One of the first skyscrapers made with reinforced concrete was the 16-story Ingalls Building in Cincinnati, constructed in 1904. The first reinforced concrete building in Southern California was the Laughlin Annex in Downtown Los Angeles, constructed in 1905. In 1906, 16 building permits were issued for reinforced concrete buildings in the City of Los Angeles, including the Temple Auditorium and 8-story Hayward Hotel. On April 18, 1906 a magnitude 7.8 earthquake struck San Francisco. The strong ground shaking and subsequent fire killed thousands; the use of reinforced concrete after the earthquake was promoted within the U. S. construction industry due to its non-combustibility and perceived superior seismic performance relative to masonry. In 1906, a partial collapse of the Bixby Hotel in Long Beach killed 10 workers during construction when shoring was removed prematurely; this event spurred a scrutiny of concrete erection practices and building inspections. The structure was constructed of reinforced concrete frames with hollow clay tile ribbed flooring and hollow clay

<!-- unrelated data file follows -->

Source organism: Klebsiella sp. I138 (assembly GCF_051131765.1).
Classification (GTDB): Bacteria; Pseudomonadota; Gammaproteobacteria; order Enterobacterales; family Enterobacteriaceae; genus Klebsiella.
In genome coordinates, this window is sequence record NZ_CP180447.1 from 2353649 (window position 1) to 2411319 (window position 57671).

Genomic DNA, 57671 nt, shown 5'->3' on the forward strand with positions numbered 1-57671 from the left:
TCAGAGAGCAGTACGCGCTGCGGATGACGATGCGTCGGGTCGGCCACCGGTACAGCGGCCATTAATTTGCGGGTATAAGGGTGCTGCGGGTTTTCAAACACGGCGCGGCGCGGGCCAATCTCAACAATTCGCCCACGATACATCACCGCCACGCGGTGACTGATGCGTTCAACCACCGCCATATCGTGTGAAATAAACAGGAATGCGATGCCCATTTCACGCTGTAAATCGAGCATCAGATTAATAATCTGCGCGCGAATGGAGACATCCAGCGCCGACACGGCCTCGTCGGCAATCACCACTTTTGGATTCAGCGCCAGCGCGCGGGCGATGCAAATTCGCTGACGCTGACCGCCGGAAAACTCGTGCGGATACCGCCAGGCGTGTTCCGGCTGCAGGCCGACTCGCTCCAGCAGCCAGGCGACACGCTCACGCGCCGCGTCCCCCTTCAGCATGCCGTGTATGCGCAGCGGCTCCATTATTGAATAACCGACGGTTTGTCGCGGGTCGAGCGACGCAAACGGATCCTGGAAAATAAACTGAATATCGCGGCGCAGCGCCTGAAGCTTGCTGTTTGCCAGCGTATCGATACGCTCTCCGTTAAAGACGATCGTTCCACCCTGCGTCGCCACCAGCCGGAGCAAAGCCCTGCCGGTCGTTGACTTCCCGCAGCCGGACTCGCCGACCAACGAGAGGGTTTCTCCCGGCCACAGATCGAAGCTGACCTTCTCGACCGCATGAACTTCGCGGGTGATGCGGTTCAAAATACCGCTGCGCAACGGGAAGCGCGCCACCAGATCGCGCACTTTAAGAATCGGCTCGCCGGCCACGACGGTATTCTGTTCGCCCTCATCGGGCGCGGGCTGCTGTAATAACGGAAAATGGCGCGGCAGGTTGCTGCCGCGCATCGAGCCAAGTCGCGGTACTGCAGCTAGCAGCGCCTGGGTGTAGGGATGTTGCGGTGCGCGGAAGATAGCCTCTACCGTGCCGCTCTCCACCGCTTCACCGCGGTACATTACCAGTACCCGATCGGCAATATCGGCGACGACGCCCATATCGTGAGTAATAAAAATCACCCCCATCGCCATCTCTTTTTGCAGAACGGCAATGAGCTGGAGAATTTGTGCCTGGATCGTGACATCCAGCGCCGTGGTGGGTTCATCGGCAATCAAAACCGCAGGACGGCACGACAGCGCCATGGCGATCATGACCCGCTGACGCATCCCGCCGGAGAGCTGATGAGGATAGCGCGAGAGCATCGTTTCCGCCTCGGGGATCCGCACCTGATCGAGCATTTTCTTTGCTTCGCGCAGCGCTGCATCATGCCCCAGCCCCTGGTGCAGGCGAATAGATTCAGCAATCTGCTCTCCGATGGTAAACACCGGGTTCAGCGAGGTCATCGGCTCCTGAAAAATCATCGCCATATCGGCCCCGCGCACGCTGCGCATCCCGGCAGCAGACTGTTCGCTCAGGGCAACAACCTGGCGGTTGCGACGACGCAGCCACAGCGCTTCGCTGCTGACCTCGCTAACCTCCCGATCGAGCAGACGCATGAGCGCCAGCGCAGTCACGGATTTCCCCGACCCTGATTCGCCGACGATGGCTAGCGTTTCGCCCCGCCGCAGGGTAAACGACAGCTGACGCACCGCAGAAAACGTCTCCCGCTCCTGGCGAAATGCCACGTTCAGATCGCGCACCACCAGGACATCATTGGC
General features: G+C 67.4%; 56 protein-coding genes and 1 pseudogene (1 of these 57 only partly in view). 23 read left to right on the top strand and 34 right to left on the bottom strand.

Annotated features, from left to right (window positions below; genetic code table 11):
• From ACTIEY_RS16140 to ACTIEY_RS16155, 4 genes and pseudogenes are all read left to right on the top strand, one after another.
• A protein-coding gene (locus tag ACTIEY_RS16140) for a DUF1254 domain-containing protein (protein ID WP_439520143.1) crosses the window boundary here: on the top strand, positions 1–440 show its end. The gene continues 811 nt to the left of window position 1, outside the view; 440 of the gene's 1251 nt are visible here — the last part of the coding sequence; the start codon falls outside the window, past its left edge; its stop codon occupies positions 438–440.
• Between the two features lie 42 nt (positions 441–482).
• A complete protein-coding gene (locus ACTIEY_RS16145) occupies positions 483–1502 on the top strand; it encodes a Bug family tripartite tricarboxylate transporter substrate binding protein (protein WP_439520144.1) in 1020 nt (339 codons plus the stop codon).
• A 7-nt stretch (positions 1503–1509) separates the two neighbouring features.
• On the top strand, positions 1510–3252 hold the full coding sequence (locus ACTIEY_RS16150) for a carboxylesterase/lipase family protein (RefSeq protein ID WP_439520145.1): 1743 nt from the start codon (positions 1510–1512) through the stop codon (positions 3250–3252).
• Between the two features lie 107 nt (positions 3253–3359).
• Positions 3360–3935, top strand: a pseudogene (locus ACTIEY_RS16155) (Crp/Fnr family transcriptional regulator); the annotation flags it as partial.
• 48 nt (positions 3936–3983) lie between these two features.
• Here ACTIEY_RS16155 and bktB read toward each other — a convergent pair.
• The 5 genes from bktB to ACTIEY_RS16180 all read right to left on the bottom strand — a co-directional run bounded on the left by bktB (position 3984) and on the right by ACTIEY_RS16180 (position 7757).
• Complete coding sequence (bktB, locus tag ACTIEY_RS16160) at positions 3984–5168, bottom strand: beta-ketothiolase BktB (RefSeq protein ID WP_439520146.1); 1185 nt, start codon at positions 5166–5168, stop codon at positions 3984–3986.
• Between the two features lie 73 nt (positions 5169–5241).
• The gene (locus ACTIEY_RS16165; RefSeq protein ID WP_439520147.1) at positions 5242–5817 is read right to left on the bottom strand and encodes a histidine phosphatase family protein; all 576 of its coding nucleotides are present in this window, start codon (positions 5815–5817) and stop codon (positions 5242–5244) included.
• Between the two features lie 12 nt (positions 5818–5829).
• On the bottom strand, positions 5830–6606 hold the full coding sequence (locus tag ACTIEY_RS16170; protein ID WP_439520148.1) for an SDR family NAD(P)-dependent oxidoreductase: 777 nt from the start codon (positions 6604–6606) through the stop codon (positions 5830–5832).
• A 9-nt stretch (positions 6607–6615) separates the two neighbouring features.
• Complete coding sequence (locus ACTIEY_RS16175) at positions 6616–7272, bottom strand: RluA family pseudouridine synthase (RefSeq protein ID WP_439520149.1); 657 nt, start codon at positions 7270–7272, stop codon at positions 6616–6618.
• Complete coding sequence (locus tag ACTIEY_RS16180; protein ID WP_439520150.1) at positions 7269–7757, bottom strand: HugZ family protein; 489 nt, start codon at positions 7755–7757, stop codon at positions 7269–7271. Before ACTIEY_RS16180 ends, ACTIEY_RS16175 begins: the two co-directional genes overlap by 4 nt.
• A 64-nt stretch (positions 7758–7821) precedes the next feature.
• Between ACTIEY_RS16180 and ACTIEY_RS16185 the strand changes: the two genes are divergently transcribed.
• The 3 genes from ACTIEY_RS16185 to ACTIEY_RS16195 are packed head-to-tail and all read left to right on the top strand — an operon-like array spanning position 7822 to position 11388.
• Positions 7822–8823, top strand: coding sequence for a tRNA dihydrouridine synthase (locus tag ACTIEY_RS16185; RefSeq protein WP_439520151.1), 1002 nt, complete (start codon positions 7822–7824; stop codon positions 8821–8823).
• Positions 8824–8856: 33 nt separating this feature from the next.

Soil is a mixture of organic matter, gases and organisms that together support life. Earth's body of soil, called the pedosphere, has four important functions: as a medium for plant growth as a means of water storage and purification as a modifier of Earth's atmosphere as a habitat for organismsAll of these functions, in their turn, modify the soil; the pedosphere interfaces with the lithosphere, the hydrosphere, the atmosphere, the biosphere. The term pedolith, used to refer to the soil, translates to ground stone in the sense "fundamental stone". Soil consists of a solid phase of minerals and organic matter, as well as a porous phase that holds gases and water. Accordingly, soil scientists can envisage soils as a three-state system of solids and gases. Soil is a product of several factors: the influence of climate, relief and the soil's parent materials interacting over time, it continually undergoes development by way of numerous physical and biological processes, which include weathering with associated erosion.